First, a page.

Businesses are still struggling to secure support from government-backed rescue packages, according to the Institute of Directors ahead of a government stimulus package expected next month to kick-start the UK economy.
In a letter to business secretary Alok Sharma, IoD boss Jonathan Geldart said that a fifth of its members had not received any government help during the pandemic.
“Support for these firms in particular is urgently needed,” he said in the letter, “to assist the swift reopening of the economy.”
Lenders have provided £38.2bn through the three major government-backed lending programmes — an increase of £3.3bn in the past week alone. The majority of this has been through the bounce bank loan scheme, which provides finance to the smallest firms, but companies are still concerned about getting access to the larger coronavirus business interruption loan facility.
Some businesses have been unable to obtain loans because of ineligibility — such as falling foul of the undertakings in difficulty rules that prevent lending to companies with historic losses on their balance sheets.
But the IoD also said many members are company owner-directors who receive their income through dividends, which falls outside existing eligibility criteria, while others do not qualify for business rates reliefs or the previous grant scheme because they do not own their premises.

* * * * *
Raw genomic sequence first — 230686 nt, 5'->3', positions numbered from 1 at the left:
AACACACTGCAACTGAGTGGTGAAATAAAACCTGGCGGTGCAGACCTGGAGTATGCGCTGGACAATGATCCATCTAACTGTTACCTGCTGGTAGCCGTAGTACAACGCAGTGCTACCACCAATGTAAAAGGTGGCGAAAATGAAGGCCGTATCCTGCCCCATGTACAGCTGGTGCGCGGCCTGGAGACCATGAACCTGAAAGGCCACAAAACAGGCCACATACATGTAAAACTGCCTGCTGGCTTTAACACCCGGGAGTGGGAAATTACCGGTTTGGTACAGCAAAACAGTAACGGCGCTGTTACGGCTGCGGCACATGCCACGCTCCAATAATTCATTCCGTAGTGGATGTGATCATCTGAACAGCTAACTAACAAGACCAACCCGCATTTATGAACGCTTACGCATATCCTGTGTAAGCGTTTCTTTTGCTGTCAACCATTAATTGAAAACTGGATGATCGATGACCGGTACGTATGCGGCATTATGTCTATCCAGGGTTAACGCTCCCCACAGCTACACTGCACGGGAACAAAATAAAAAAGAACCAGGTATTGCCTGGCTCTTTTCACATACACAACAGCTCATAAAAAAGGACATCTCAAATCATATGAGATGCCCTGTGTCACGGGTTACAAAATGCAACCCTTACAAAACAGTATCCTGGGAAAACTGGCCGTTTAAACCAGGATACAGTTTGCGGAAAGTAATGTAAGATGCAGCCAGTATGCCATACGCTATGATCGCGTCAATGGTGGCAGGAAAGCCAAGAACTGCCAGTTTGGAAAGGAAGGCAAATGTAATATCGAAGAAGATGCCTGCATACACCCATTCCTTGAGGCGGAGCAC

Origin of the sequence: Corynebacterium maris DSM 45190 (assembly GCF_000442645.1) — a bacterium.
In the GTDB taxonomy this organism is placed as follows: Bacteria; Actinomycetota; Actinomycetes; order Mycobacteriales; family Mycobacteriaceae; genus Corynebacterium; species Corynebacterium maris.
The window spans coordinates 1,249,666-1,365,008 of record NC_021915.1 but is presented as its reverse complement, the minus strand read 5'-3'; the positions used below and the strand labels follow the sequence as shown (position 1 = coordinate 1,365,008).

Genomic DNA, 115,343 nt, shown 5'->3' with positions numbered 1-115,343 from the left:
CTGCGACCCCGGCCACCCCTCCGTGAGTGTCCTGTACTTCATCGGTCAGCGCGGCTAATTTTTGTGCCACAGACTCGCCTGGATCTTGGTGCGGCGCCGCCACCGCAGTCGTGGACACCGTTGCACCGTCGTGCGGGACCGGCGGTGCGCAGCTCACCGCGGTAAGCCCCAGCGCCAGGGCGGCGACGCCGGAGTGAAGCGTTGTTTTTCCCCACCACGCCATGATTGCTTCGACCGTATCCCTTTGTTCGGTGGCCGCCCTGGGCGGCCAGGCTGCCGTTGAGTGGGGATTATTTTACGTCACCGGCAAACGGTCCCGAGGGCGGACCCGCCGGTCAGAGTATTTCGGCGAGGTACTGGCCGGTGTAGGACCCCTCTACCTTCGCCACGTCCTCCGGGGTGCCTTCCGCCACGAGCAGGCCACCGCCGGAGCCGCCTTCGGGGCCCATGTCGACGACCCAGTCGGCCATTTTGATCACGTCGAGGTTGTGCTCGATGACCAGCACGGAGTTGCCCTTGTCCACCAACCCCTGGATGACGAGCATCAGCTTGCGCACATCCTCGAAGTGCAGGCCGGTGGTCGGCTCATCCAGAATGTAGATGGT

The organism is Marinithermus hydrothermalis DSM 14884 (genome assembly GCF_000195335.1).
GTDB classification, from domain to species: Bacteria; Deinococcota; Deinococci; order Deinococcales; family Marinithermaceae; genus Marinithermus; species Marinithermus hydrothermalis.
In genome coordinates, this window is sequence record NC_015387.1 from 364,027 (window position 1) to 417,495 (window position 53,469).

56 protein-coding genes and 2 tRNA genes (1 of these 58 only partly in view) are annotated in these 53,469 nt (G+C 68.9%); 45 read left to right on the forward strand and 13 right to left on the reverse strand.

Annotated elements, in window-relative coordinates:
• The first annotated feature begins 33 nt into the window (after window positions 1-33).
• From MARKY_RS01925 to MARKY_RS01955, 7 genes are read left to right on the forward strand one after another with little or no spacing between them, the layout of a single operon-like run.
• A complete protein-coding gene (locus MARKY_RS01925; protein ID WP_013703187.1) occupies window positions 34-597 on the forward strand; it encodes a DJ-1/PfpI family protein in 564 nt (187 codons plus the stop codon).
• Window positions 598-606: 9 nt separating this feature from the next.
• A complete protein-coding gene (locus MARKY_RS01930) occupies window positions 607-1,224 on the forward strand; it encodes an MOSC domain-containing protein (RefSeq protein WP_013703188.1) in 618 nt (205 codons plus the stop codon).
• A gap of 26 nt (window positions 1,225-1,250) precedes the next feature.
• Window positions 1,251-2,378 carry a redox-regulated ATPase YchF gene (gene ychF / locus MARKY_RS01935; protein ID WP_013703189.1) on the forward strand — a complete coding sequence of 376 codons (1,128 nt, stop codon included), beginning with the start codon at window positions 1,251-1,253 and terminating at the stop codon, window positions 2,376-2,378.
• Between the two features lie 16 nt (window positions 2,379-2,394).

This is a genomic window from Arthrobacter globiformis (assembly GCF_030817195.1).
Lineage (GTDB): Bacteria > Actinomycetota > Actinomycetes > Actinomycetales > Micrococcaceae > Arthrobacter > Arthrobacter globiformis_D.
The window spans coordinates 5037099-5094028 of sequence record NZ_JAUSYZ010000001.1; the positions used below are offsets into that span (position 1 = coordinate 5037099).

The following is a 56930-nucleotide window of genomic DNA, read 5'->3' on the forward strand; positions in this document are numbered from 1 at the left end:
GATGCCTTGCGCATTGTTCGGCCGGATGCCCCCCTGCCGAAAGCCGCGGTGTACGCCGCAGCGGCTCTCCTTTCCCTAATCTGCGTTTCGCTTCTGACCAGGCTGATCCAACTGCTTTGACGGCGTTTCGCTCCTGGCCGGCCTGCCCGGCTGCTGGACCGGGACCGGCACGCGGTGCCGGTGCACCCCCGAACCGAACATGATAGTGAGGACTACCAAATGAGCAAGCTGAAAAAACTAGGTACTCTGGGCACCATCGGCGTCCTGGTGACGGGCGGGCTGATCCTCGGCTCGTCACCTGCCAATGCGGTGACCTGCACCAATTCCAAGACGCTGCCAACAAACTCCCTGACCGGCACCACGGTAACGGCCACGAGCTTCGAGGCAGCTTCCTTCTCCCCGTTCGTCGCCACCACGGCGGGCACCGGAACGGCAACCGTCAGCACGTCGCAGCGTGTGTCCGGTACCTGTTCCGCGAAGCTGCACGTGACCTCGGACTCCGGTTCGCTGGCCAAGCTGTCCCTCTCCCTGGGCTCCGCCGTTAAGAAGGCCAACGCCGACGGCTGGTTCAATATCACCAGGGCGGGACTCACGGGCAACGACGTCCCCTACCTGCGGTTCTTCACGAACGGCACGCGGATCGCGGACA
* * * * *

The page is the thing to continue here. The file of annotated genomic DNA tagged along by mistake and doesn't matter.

The IoD said that the economy had “been kept on life support through the government’s support package” but that additional support was needed for businesses to restart operations.
“This means prioritising those who have missed out so far and providing a cash injection to bolster firms operating under ongoing restrictions,” the letter from Mr Geldart to Mr Sharma said.
The IoD warning comes just days after MPs on parliament’s Treasury committee found that more than 1m people have been stopped from accessing the government coronavirus support schemes. It pointed to a range of reasons, from directors paid through dividends to those missing out on support because they started new jobs after the cut-off date for qualifying.
The IoD also said that more than half of its members expected the debt their organisation had been forced to take on during the crisis to undermine their recovery and investment plans — and urged the government to consider expanding a £617m discretionary grant fund set up to help businesses.
Many local authorities have also said the pot is not enough to cover all eligible companies. Bristol said it would need around four times its allocation, for example, and called for the government to recycle £600m from the likely underspend of its £12.3bn business grant fund.
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Under the grant scheme, businesses operating out of premises that have a rateable value — a measure of the rental value of the property — up to a maximum of £15,000 can get a £10,000 payout. Companies in the retail, leisure and hospitality sectors with a rateable value of between £15,000 and £51,000 can receive £25,000.
Some businesses left without support have formed a campaign group called Forgotten Ltd. Jayne Moore, who owns Moore Media in Liverpool, a firm that employs seven people, joined after failing to get support as she pays herself in dividends.
“We are creating jobs, we are here trying to survive through this lockdown and our businesses are being decimated. It is not good enough. Help company directors,” she said.